Sunday, July 12, 2015

7/13/15—Being The Me I Came Here To Be


Yesterday one of my Facebook friends asked a really thought-provoking question—"Do you think the people around you make you who you are?"

My knee-jerk answer was "no". But then I had just come back from a dinner with family members where it was clear we all shared similar senses of humor. And that wasn't just coincidence. It was something that has been passed down through generations and distributed among all the branches of the family. 

So what then came into my head was this funnel graphic I put together using my own progression as illustration. So, for others, that orange part might last longer or shorter. Some may never progress past the childhood or teen years. But, bear with me here, the funnel is just a shape. It's not a funnel. The narrower parts are meant to illustrate the amount of "shaping pressure" outside forces have on you. So where it's narrower, there's more of an impact from the outside, pressing that core tight like a diamond. Where it's wider, there's less of an outside impact, hugging you gently and leaving plenty of wiggle room for changing and growing. 

Ultimately, my response to my friend's post was that these days, I mostly make me who I am and adjust the people around me accordingly. But there is a core within me that was created by my family experiences and the influences of others. That core, however, is not set in stone. You can chip off the parts you don't like and exchange them for better behaviors. 

It all comes down to two things. The first is conscious awareness of what you do and why you do it. You can't really create change unless you know what you're changing and why it continues to cycle through your life. And the second thing is a belief and desire in your own ability to change. 

I think a lot of people are lacking conscious awareness of what and why they do. Or maybe they're aware, but feel trapped by it because it's "how I was raised" and they're not aware of their amazing power to change. Then there are some cases where a person is too lazy to change, not into change or change feels insurmountable at the present time. There are all kinds of sayings out there that support the notion that a desire to change is fruitless. "A leopard never changes its spots." "You can't teach an old dog new tricks." But all of that is BS. You can shape and mold your life into anything you want. 

Our early childhood creates a core of who we are. For me, things like the work ethic that was ingrained in me, my sense of humor and my sense of right and wrong are all things that were valuable for me to keep. But every family also has toxic or dysfunctional behaviors that   also become ingrained in us. And, if we want, we can change those things. We can change anything about us that we don't like. 

We have all known people who are stuck in grade-school behaviors or who allow dysfunctional behaviors to overpower their better qualities. I imagine we have all behaved in certain ways—ways that feel automatic to us—then felt bad about it afterward. 

 One of the things I know I picked up from my formative years was a temper. It still pops out from time to time, but far less than it used to because it's one of those things that I didn't like and worked hard on changing. So I'm a lot less temperamental these days and, while I'm still not the best at expressing my anger when I do "lose it", it's rare for me to lose it anymore because I became conscious of that moment when choice is available...there is a millisecond there where you can choose to lose it or not. Prior to becoming aware of what and why I do, I didn't know that moment existed and allowed the behavior to control me. Now it is much more within my grasp.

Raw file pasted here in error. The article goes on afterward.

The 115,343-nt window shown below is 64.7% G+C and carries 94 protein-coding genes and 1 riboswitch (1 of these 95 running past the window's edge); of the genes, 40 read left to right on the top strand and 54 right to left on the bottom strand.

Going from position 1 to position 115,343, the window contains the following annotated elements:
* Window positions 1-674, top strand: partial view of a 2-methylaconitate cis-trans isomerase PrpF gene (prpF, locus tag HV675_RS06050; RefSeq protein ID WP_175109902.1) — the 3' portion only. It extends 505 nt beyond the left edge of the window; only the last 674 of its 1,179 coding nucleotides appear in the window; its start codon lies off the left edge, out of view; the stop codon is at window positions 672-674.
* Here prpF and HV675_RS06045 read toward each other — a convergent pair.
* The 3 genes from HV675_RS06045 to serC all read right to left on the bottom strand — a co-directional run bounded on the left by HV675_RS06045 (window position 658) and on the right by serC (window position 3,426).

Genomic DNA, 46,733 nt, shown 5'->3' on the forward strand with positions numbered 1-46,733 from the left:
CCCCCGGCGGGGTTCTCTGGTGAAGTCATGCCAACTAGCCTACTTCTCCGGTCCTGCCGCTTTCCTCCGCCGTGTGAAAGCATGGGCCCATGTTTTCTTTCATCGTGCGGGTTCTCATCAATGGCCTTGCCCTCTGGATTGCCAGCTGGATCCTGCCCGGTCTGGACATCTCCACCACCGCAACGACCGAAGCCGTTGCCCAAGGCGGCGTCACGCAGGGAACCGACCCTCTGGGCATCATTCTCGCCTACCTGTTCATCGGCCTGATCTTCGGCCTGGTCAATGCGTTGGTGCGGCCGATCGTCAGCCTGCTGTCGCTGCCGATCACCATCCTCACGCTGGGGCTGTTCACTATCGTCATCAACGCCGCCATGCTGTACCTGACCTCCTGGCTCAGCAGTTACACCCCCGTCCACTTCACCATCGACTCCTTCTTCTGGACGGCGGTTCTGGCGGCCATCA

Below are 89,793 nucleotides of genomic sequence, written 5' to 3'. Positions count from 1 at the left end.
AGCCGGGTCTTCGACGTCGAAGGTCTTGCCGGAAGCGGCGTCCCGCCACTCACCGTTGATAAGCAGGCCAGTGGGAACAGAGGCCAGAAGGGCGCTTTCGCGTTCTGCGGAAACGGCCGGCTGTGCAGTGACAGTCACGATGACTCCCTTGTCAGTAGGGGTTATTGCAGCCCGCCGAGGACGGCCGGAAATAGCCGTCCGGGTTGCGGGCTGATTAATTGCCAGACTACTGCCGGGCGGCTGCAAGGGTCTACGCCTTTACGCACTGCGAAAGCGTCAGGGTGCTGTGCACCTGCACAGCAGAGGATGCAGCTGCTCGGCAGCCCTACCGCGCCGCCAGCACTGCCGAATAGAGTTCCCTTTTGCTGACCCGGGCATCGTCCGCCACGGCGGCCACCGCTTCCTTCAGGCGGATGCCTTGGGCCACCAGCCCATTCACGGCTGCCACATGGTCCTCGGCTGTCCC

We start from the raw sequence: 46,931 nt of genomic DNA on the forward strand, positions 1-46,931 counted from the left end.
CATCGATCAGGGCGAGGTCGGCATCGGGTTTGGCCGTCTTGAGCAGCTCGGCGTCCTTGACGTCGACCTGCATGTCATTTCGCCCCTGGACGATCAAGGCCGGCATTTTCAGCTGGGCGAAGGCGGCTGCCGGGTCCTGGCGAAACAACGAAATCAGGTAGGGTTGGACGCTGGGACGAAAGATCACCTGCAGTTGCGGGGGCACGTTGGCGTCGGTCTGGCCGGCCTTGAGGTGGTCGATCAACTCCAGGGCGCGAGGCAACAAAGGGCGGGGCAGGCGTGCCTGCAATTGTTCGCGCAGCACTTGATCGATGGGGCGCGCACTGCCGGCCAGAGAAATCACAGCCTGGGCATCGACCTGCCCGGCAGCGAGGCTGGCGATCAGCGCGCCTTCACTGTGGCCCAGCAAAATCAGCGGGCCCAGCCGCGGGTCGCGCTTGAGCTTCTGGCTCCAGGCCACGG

I see our early years as being shaped by a force we cannot resist—or a force, perhaps, we're not aware we can resist. As children, we're putty in the hands of those around us. We all swear we're never going to be like our mothers, for example, then grow up to be just like them. But none of it is etched in stone. Because once we become conscious of our behaviors and our ability to change them, whatever "you" you may feel trapped in becomes just an excuse. Once you get past childhood, you're able to expand and do the real work you came here to do, if that's what you choose. 

As you move along your path and become more powerful than the outside forces (family, society, friends) whose influences can easily shape you, you may find your relationships changing. Change enough of those core things and you may find you no longer fit well with your family or friends. But another family will form...a family you choose from the people who reflect and embrace the you you've become. 

We are who we are because we're human. I am who I am because I'm an American. And an east coaster. And a Sadler. All of those things have undeniable impact on how I walk through life. But the me I came here to be is the me I've created. And it took a long time, but I think I've finally reached a point where I'm not going to apologize or feel bad for not being the me I'm expected to be or the me that others find me comfortable or convenient to be. I'm consciously shaping the influences I choose to have around me instead of letting the influences I have around me to determine what shape I take on. And thus, my funnel is widening. 



3 comments:

  1. Another wonderful post that hit home. Well done! I am just happy that I found out that I can change things I don't like about myself, at a fairly early age My only concern now is how I have managed to mold my own children!

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  2. Since perfect doesn't exist, my guess is pretty darned well. :)

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